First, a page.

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Side Effects Of Pneumonia Vaccine

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As with any medication, there is a risk of side effects from the pneumonia vaccine. However, they are usually harmless. The most common ones include:

  • Low-grade fever
  • Irritation at the site of injection
  • Drowsiness

In babies, its possible to experience additional side effects. These include:

  • Irritability
  • Lack of appetite
  • An inability to fall asleep

Seek medical attention immediately if you or your loved one experience signs of an allergic reaction. These include some or all of the following:

  • Breathing difficulties
  • Swelling of the mouth, lips, and/or tongue
  • Skin rash

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How Long Does A Pneumonia Shot Last

Streptococcus pneumoniaevaccinepneumoniaStreptococcus pneumoniae

  • Younger than 2 years old: four shots
  • 65 years old or older: two shots, which will last you the rest of your life
  • Between 2 and 64 years old: between one and three shots if you have certain immune system disorders or if youre a smoker

Who Should Get Vaccinated Against It

Three vaccines are now available to help prevent pneumococcal disease. Before the FDA approval of Prevnar 20, the Centers for Disease Control and Prevention recommended the use of two other pneumococcal vaccines and . You can read more about them here.

The CDC recommends pneumococcal vaccination for all children under 2 years old and all adults at least 65 years old. Although pneumococcal disease can affect people of all ages, younger children and older adults are most at risk.

Depending on vaccination history and the presence of certain medical conditions, other people may also need to receive pneumococcal vaccinations. If you arent sure of your pneumococcal vaccination history, speak to your healthcare provider.

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What Are The Pneumonia Vaccines

There are two FDA-approved vaccines that protect against pneumonia:

  • 13-valent pneumococcal conjugate vaccine, or PCV13

  • 23-valent pneumococcal polysaccharide vaccine, or PPSV23

These immunizations are called pneumonia vaccines because they prevent pneumonia, which is an infection in the lungs. They are also known as pneumococcal vaccines because they protect against a bacteria called Streptococcus pneumoniae, or pneumococcus. Although there are many viruses, bacteria, and fungi that cause pneumonia, pneumococcus is the most common cause. Pneumococcus can also cause infections in other parts of the body.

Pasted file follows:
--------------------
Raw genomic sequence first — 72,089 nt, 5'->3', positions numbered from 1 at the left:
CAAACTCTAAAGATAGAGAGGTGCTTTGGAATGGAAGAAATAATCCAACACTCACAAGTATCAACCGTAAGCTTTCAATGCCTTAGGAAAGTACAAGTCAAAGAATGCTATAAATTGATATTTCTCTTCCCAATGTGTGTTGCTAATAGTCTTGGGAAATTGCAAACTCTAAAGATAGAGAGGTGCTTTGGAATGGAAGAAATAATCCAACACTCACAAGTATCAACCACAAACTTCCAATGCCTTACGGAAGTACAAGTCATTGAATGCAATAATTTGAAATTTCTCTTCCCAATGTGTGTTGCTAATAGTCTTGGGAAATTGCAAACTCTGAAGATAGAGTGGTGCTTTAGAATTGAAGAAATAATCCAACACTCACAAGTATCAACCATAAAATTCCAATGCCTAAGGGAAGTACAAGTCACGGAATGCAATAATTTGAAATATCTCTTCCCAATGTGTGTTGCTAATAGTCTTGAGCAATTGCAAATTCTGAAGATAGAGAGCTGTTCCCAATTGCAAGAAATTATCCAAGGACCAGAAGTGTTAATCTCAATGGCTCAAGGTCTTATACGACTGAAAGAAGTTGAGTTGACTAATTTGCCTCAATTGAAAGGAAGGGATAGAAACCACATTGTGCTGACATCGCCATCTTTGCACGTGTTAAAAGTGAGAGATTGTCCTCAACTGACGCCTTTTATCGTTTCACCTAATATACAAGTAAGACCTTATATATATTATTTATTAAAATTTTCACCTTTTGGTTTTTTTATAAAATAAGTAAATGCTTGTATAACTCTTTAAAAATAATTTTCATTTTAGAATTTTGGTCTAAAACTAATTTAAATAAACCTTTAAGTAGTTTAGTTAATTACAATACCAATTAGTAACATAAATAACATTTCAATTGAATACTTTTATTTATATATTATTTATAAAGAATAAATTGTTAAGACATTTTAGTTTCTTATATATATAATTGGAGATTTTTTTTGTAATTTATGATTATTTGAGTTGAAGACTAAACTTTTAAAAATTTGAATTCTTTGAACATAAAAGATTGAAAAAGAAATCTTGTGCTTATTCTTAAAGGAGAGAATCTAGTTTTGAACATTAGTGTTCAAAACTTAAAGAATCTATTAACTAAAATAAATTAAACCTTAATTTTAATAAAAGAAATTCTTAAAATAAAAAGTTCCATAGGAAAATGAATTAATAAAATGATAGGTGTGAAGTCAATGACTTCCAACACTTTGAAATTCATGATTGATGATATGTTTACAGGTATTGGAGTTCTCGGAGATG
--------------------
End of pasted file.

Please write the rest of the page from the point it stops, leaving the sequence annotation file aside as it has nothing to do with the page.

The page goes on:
When Will Prevnar 20 Be Available

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We dont know yet when Prevnar 20 will be available since a specific timeline hasnt been announced yet.

Healthcare providers reference the CDCs updated immunizations schedules complex diagrams that show when and how vaccines should be administered to help make sure appropriate vaccines are administered. Prevnar 20 is not yet incorporated into these schedules, so its difficult for healthcare providers to know who specifically should receive the vaccine at this time.

However, its likely that ACIP will recommend the vaccines use and add it to the immunization schedule after they meet in October 2021.

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What Is A Pneumococcal Vaccine

A pneumococcal vaccine is an injection that can prevent pneumococcal disease. A pneumococcal disease is any illness that is caused by pneumococcal bacteria, including pneumonia. In fact, the most common cause of pneumonia is pneumococcal bacteria. This type of bacteria can also cause ear infections, sinus infections, and meningitis.

Adults age 65 or older are amongst the highest risk groups for getting pneumococcal disease.

To prevent pneumococcal disease, there are two types of pneumococcal vaccines: the pneumococcal polysaccharide vaccine and the pneumococcal conjugate vaccine .

What Are The Possible Side Effects Of Pcv And Ppsv Vaccines

Kids may have redness, tenderness, or swelling where the shot was given. A child also might have a fever after getting the shot. There is a very small chance of an allergic reaction with any vaccine.

The pneumococcal vaccines contain only a small piece of the germ and so cannot cause pneumococcal disease.

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Pneumococcal Vaccines Can Provide Important Protection For People Who Are Immunocompromised Because Of Inflammatory Conditions

As you make plans to get the flu shot this season, you should also talk to your doctor about whether you need another vaccine that protects against common respiratory infection: the pneumococcal vaccination.

While you may think of this as a vaccine for those ages 65 and older, thats too late to wait if you have a form of inflammatory arthritis such as rheumatoid arthritis , lupus, psoriatic arthritis , or axial spondyloarthritis .

Living with an autoimmune disease such as rheumatoid arthritis makes you vulnerable to serious infection and increases your risk of pneumonia, says Justin Owensby, PharmD, PhD, a research pharmacist in the division of clinical immunology and rheumology at the University of Alabama at Birmingham . It is especially important to get vaccinated against infectious diseases. Vaccines strengthen your immune response and protect your health and the health of those around you.

Unfortunately, many people with inflammatory arthritis dont get the pneumonia vaccine as part of their routine care. According to a recent study of rheumatoid arthritis patients, for example, a mere 10 percent of people treated in rural areas met the recommendation from theAmerican College of Rheumatology and Centers for Disease Control and Prevention for getting the pneumococcal vaccine.

Heres more information about how and when to get your pneumonia vaccine safely this year.

What Are The Pros And Cons Of Being Vaccinated

Pneumonia Can Be PreventedVaccines Can Help Older Adults

The benefits of vaccination generally far outweigh any risks, Privor-Dumm says. Although vaccines do have some side effects, most are mild and temporary.